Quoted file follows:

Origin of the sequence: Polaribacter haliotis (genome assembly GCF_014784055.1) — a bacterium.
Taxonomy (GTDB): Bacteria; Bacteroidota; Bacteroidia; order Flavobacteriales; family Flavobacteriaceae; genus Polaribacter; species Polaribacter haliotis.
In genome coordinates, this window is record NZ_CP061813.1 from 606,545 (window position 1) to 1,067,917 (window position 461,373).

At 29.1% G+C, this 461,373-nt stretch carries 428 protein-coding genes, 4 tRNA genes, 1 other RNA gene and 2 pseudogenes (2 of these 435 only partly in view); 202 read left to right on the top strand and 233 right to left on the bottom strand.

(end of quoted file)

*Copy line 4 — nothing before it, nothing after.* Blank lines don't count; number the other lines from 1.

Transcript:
At 29.1% G+C, this 461,373-nt stretch carries 428 protein-coding genes, 4 tRNA genes, 1 other RNA gene and 2 pseudogenes (2 of these 435 only partly in view); 202 read left to right on the top strand and 233 right to left on the bottom strand.